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Friday, November 18, 2016

Jeff Platz – Low Light Filter (Glitch Records, 2016) ****

By Chris Haines

Jeff Platz’s music over the years has had a remarkable consistency to it, and none more so than his work within the trio format.  In this instrumental configuration his guitar is centre stage making the fluidity, flexibility and excursive elements of his playing all the more prominent.  It is a delight to bathe in the homogeneity of his music, which if viewed from either a compositional technique or improvisational language point of view holds firm as an honest and quality product.  Whilst other creative or avant-garde guitarists may get more plaudits it seems that Mr. Platz tends to slip under the radar somewhat when compared to the likes of a Joe Morris or Raoul Bjorkenheim, not that I’m trying to equate their diverse styles with a similarity.  However, regarding the consistency of his style and the interest within the music, his playing from my point of view is every bit as good as more recognised others in the sound world he has created for himself.

Some of the more prominent features of the album Low Light Filter include the slow dirge of ‘Continuo’ with it’s repeated bass motive, as the very aspect of the title suggests, which sets up a regular pattern for the guitar to weave in and out of with timbral and melodic regularity, that is at the very epicentre of his sound.  This piece in itself can be seen on a micro level to reflect the global musical style of the guitarist’s work overall.  The underlying skipping beat of ‘Daisuki’ creates a nice foil for the wandering melodic line that seems to be looking for something that it never quite finds, containing an introspective look at a ‘big love’, whilst the free flowing time of ‘Duration’ gathers pace and momentum due to the deviceful drumming of Dalius Nauokaitis.  Also a nod to Dmitry Ishenko’s bass which starts ‘Semicircle’ with it’s African Kora-like intro and sees Mr. Platz abandoning his signature tone for a more distorted and bit-crushing sound.  This piece also benefitting from some resourceful metric modulation from the drums, which suggests some fluid changes in background tempi offset against the lead line that stays the same.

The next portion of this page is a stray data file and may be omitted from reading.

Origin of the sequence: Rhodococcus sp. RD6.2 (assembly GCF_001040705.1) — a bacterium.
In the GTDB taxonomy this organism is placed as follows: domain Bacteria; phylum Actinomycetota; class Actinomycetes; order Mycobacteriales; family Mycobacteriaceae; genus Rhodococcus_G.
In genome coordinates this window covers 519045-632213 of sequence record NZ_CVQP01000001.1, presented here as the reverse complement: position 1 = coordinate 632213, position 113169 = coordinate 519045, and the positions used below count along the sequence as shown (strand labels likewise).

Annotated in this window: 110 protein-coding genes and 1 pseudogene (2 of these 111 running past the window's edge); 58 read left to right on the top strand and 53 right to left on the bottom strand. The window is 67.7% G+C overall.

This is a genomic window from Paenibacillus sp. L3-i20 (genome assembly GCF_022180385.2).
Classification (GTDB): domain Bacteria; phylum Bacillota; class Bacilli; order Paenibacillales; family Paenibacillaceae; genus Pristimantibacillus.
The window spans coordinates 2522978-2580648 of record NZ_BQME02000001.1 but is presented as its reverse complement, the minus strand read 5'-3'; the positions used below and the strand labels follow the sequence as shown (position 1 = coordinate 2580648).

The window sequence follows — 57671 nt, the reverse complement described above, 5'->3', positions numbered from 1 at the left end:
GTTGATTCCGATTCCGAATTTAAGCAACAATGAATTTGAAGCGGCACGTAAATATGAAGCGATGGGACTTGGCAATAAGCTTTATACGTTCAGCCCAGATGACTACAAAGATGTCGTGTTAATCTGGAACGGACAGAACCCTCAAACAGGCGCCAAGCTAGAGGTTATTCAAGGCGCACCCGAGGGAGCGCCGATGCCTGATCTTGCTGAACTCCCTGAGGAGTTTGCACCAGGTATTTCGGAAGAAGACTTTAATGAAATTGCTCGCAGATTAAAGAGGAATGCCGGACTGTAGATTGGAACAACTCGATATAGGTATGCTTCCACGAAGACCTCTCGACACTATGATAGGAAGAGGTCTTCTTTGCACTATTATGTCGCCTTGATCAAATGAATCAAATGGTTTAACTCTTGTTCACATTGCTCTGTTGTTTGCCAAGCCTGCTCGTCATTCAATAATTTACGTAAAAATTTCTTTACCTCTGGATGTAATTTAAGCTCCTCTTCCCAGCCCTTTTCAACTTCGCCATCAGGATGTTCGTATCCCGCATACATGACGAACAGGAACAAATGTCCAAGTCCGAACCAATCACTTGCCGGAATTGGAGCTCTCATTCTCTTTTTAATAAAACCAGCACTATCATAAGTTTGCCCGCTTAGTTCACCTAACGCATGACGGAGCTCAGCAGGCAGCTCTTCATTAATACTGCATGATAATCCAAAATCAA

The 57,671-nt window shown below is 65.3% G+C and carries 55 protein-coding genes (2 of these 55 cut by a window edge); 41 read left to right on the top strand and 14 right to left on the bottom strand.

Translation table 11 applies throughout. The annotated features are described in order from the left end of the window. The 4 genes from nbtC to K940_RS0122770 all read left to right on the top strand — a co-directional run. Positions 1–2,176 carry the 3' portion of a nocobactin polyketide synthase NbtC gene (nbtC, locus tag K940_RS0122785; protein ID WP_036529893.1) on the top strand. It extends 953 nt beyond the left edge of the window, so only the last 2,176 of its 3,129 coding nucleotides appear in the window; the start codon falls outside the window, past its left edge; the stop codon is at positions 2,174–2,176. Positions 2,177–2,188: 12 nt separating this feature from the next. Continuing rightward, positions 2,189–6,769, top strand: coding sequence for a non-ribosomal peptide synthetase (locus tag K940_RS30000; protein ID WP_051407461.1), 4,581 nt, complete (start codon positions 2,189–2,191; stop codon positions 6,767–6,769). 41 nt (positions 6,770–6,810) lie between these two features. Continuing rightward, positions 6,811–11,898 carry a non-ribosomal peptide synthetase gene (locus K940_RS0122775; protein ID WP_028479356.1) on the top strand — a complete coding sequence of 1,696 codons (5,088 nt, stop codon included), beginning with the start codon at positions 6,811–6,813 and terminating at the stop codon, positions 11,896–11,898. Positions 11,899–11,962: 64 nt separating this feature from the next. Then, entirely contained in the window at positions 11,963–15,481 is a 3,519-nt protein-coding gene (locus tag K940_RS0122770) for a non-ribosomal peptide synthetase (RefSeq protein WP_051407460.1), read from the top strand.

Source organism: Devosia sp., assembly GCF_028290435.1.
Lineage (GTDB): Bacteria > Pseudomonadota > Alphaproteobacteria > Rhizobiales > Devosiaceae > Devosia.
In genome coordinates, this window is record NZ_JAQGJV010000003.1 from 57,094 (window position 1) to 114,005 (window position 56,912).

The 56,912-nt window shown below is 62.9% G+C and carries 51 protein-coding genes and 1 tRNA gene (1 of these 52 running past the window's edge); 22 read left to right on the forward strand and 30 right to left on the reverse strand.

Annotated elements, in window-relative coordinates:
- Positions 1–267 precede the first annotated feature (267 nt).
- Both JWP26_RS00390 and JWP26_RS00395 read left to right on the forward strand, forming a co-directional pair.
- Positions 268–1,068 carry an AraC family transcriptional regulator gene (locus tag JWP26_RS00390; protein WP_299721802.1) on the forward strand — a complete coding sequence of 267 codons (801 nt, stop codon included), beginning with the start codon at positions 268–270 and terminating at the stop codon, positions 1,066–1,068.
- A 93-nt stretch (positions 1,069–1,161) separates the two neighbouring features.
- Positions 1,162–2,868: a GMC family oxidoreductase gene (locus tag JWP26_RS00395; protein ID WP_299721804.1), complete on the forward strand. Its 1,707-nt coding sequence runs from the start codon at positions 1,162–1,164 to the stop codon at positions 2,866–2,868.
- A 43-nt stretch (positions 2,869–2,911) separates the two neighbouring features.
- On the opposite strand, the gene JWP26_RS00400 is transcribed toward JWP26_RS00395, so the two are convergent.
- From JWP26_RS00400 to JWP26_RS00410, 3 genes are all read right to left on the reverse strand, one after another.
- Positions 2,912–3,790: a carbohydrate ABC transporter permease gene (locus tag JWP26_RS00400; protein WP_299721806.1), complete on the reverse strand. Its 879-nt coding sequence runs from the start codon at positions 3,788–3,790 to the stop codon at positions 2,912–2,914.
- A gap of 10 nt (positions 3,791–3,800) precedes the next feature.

Overall this is a strong set of pieces that sets out Mr. Platz’s music in an ingenuous way, and would be a very good place to start for anyone that hasn’t had the pleasure of experiencing his guitar playing thus far.  From the evidence on show Jeff Platz sounds very comfortable within his musical character, which not only distinguishes him from others but also aligns his creativity equally alongside theirs as well.